Sunday, September 2, 2007

La Paz - Seminar on Natural Birth & Acupressure for Birthing

La Paz is very ironically named. It is chaotic and non uniform. Driving around the city, it feels like each area was built in deliberate defiance of the proportions and layout of the previous one. Like in a child's imagination, steep narrow alleyways can open up to bustling market towns and negociating the public transport system is like playing a fast computer game without knowing the rules. Similarily the inhabitants seem to occupy different worlds within one city. There are the slick suited business men, the leather faced indigenous women carrying their babies on their backs in rainbow striped textiles and the 'cholas' who wear gypsy like gathered skirts in subdued colours and bowler hats. For ten days we huffed and puffed our way around this oxygen-poor city, with our busy schedule of acupressure workshops, seminars on natural birth and singing workshops. Here I describe a seminar on natural birth and one of Judith's acupressure workshops.

Our first mission, with Judith, Tania, Cearbhuil and I, was to attend a seminar on 'rehumunisation of birthing practices', in the city centre. The session consisted of a number of presentations by Bolivian health care professionals, an input from Judith on her work in Ireland around facilitating natural birthing and most intrestingly for me, a presentation by Valentina, an Aymara 'partera', or traditional midwife. Instead of formal medical training, Valentina has what she descibes as a 'natural gift' for delivering children, an ability she receives from the 'pachamama', from Mother Earth. She has assisted in hundreds of births with no fatalities. However, the medical establishment ignore and reject her work, and that of many traditional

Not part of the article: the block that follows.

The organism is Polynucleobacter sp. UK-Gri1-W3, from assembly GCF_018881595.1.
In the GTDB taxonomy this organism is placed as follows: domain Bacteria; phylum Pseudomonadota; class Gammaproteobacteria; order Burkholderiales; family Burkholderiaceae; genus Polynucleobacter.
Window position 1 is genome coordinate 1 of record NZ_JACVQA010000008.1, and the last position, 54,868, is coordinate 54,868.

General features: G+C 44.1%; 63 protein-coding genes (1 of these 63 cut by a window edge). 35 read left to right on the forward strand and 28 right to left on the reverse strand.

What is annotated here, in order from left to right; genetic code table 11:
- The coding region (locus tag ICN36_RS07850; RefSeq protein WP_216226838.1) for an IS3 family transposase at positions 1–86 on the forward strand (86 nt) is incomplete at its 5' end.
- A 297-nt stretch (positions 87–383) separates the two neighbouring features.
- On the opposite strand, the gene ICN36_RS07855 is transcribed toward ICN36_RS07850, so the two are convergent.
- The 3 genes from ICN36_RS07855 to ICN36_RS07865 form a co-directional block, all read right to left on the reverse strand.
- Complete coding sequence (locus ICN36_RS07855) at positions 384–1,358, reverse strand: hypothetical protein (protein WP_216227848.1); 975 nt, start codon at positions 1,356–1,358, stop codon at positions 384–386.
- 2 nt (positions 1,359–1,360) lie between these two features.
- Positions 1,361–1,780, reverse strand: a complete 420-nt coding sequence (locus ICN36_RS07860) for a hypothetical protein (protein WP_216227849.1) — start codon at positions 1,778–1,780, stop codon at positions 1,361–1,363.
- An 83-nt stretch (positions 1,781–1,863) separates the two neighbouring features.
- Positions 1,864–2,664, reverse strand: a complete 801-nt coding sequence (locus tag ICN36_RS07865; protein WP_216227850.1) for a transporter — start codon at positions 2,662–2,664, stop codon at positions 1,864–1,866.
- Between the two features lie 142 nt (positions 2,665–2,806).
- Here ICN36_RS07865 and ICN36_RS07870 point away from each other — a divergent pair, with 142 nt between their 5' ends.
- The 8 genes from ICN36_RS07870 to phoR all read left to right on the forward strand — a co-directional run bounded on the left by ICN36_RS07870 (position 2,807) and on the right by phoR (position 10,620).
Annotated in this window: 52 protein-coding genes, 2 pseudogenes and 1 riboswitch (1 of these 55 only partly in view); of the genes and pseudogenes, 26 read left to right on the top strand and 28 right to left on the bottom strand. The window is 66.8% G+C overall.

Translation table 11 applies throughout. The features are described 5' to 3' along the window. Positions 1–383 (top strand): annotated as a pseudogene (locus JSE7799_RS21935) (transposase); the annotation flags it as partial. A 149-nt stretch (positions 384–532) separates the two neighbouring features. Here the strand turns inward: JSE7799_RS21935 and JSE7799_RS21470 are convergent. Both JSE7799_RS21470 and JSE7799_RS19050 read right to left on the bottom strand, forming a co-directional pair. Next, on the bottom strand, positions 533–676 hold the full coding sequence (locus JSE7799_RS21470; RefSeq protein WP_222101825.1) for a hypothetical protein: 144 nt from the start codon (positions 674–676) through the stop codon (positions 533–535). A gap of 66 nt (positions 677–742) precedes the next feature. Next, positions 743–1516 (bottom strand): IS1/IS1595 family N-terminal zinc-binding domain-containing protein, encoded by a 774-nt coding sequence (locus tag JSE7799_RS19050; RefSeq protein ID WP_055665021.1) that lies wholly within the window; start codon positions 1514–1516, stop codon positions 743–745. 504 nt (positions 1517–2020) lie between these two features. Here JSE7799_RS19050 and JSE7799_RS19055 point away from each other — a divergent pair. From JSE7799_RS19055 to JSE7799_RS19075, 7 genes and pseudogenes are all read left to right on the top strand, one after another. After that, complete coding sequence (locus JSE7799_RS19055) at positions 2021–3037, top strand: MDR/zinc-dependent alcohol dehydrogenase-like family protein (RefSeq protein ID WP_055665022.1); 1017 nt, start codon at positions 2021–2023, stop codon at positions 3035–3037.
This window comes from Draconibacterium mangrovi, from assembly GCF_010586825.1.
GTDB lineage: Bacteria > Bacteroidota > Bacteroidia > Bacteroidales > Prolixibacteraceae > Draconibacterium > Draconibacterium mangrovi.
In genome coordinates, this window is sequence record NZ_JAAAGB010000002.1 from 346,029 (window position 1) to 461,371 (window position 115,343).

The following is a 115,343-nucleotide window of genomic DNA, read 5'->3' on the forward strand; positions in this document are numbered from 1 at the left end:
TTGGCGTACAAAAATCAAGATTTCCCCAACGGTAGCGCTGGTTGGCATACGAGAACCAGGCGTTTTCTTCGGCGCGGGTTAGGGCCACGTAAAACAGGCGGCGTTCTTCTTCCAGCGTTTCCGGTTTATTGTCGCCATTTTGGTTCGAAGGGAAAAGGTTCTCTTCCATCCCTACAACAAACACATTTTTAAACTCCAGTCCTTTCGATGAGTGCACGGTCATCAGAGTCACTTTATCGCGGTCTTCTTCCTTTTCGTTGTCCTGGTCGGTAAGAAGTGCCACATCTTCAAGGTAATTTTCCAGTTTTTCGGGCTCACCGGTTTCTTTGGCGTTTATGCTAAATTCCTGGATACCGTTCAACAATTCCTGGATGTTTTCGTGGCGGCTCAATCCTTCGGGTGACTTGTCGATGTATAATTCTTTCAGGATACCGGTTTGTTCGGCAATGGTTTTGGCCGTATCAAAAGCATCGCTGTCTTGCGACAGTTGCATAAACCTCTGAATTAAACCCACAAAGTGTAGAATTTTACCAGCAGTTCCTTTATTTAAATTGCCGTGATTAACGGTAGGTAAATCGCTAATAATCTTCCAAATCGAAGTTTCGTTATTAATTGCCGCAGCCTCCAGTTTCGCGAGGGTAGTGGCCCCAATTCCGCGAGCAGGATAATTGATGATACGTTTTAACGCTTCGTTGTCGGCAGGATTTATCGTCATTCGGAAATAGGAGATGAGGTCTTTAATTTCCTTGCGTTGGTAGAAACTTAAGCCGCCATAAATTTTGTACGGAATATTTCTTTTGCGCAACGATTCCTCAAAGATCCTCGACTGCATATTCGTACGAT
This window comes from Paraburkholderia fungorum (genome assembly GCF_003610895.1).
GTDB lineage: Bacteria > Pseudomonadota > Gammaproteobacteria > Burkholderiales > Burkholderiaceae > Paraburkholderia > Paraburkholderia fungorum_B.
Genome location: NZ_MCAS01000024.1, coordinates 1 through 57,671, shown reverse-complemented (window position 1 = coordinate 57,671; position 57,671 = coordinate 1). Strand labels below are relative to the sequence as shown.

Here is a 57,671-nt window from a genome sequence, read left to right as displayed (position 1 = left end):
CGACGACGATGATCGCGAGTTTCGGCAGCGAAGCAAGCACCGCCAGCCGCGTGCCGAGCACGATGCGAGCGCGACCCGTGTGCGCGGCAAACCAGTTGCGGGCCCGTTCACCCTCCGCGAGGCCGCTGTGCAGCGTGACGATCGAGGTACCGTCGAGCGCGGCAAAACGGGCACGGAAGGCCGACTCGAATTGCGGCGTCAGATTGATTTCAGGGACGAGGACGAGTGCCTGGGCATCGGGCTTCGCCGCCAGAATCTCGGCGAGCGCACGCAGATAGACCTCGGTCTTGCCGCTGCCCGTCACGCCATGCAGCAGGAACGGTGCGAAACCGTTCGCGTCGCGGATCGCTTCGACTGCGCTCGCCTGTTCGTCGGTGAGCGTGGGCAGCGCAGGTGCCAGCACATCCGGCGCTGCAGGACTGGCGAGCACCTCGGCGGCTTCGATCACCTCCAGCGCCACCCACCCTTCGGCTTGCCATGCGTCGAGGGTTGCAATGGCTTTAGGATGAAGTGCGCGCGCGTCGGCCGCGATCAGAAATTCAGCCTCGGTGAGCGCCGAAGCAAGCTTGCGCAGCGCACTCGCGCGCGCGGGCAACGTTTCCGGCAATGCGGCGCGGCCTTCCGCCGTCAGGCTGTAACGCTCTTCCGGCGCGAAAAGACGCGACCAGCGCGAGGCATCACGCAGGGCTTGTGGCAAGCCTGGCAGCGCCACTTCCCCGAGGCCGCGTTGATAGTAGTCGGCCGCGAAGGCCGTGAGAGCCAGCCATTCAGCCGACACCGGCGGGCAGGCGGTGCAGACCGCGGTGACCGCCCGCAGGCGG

midwifes. The debate centred around this dichotomy - the male-dominated, euro-centric medicalised modern birthing method (largely in hospitals) and the woman-centred, traditional or neo-traditional natural birth (often at home). Putting this debate in perspective, Haiti and Bolivia have the highest pregnancy and birth risk levels in Latin America, and in 2003 there was a rate of 229 maternal deaths for every 100,000 live births. Many maintain that the solution to the problem is more medicalisation, while others believe that more understanding of the cultural practices of the majority indigenous population is necessary. Many isolated rural indigneous women do not have access to western medical care, but many deliberately do not access medical intervention because they do not feel they will be treated with understanding and respect by the health care professionals. The perspectives on this debate by the women's cooperative who hosted many of our meetings in Bolivia, Las Imillas, are described in this article

A few days later, a workshop was scheduled in acupressure for pregnancy and child birth. Acupressure is a traditional Chinese medicine (TCM) technique based on the same ideas as acupuncture. Acupressure involves placing physical pressure by hand, elbow, or with the aid of various devices on different acupuncture points on the surface of the body. About 20 woman, mostly involved in the health care or social work professions attended the workshop. Judith taught points to press for various stages and issues in pregnancy and child birth, including nausea, lower back pain, high blood pressure, loss of conciousness, cramps and even breech position. The beauty of this technique is that it is relatively easy to learn, it is free and accessible for everyone. Although it reflets a vastly different world-view and comes from a medical sytem distinct to both the western and indigenous Andean ones, it does not require a change in beliefs for a person to practice acupressure.

The next activity on our schedule was my first singing workshop in El Alto, the highest and poorest part of La Paz.


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